He thinks buyers are recognizing that there are more homes on the market and they don’t have to make a decision to buy in a few minutes or submit unconditional bully offers.

TREB numbers showed the boost in home choices didn’t increase the number of transactions in the Toronto region in May. Sales of detached houses were down about 26 per cent in the city and across the region. Condo sales also dropped 6.4 per cent year over year in May.

With files from The Canadian Press

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Can Government Intervention Cool The Housing Market?

Posted on 29 June 2016 by admin

Ben Myers

Senior Vice President, Market Research and Analytics, Fortress Real Developments.

Housing markets in Toronto and Vancouver are extremely hot, and average prices are skyrocketing. Every new data release, real estate report, and housing related comment is scrutinized, debated and analyzed in painstaking detail. A red flag is raised, an alarm bell is sounded, a stern warning is issued or extreme caution is urged by both domestic and international housing analysts and economists almost daily.

According to the Teranet-National Bank House Price Index, Vancouver has seen resale prices increase by 21.7% year-over-year in May. In Greater Toronto (GTA), existing home prices were up 10.6% annually.

With rapidly increasing house prices, prospective homebuyers get priced out of the market or overextend themselves financially. Another major concern involves the arrival of short-term speculative buyers looking to flip homes, many of which are highly leveraged. These two groups are the most vulnerable to losses when a housing market contracts.

With the recent collapse of the American housing market fresh in people’s minds, the Canadian government is watching and examining the national and metro level residential markets, contemplating steps to prevent a crash here. There are several theories as to why prices are rising so quickly in Toronto and Vancouver, two of the most common are: Canadians are taking on too much debt, and foreign buyers are driving up house prices.

A common suggestion is that homebuyers should be required to make a minimum 10% down payment to prevent them from over-leveraging themselves and taking on too much debt. In theory, the idea seems reasonable, but in practice it would have devastating and unintended consequences.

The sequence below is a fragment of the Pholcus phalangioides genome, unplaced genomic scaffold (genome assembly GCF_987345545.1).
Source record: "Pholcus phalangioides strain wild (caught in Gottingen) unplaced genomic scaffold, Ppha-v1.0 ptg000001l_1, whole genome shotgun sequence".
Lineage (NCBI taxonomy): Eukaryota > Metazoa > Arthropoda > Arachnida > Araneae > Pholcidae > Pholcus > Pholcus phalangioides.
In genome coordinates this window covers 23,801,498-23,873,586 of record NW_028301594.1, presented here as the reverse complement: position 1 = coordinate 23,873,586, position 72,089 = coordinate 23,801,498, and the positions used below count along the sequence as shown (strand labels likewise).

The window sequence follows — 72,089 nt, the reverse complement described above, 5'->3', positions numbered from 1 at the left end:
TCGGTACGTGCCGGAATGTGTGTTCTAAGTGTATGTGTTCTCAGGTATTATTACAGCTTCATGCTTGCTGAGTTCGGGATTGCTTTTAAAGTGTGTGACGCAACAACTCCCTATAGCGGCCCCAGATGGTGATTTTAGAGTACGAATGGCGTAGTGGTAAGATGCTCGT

First time buyer affordability would worsen and more prospective purchasers would be priced out of the market. In my opinion, it’s not the young couple putting $15,000 down on a $300,000 condominium that is driving up the market, it’s the house-poor young family set on buying a single-detached home in their desired neighbourhood and putting $150,000 down on a $950,000 home. It’s the more established family putting $400,000 down on a $1.5 million dollar property that are skewing prices.

In the GTA, there was a 30% decline in resale transactions annually for homes priced between $300,000 and $600,000, while the number homes sold above $1.5 million increased by 83% (May 2016 versus May 2015 per TREB).

Higher down payment requirements would result in less housing demand, and that has economic ramifications. With every resale transaction that doesn’t happen, someone is missing out on earning an income: one less marketing flyer, no commissions are paid to mortgage brokers and realtors, the moving company misses out on a job, the home inspector has less work, as does a lawyer, a banker and a locksmith.

The decrease in new housing demand also impacts architects, urban planners, city employees, asphalt pavers, electricians, framers, hardwood manufacturers, landscapers, local furniture store owners, and even the mail man. This list is just the tip of the ice berg, thousands of other people would also be affected.

The second concern is that foreign buyers are purchasing units, and this extra demand is resulting in higher home prices. There have been complex tax plans proposed to add fees on foreign buyers, the problem being many are not price sensitive, and would keep buying despite a tax.

If the tax becomes too large, foreigners would resort to purchasing under the guise of a Canadian owned corporation or a current local resident; an outright ban on non-domestic purchasers would likely see a similar result. Foreign capital, not foreign buyers is the issue; home purchases by locals are being funded by affluent relatives living in other countries.

The Canadian government is in the difficult situation of trying to find a solution that will bring annual house price increases down, while preventing a drop in house transactions. They need to ensure both home ownership and rental housing is affordable, but they can’t erode the housing equity created in existing homes that could result in underwater mortgages.

A major recession or a rapid rise in interest rates could cool the market, but until that happens I’m not sure what preventative action the government could take that wouldn’t have negative consequences for consumers. At the end of the day, the government may be not be able to prevent a housing market slump despite a well-planned intervention.

So what do you think: Should we let the market decide who wins and losses, or should the government act knowing they might make the situation worse?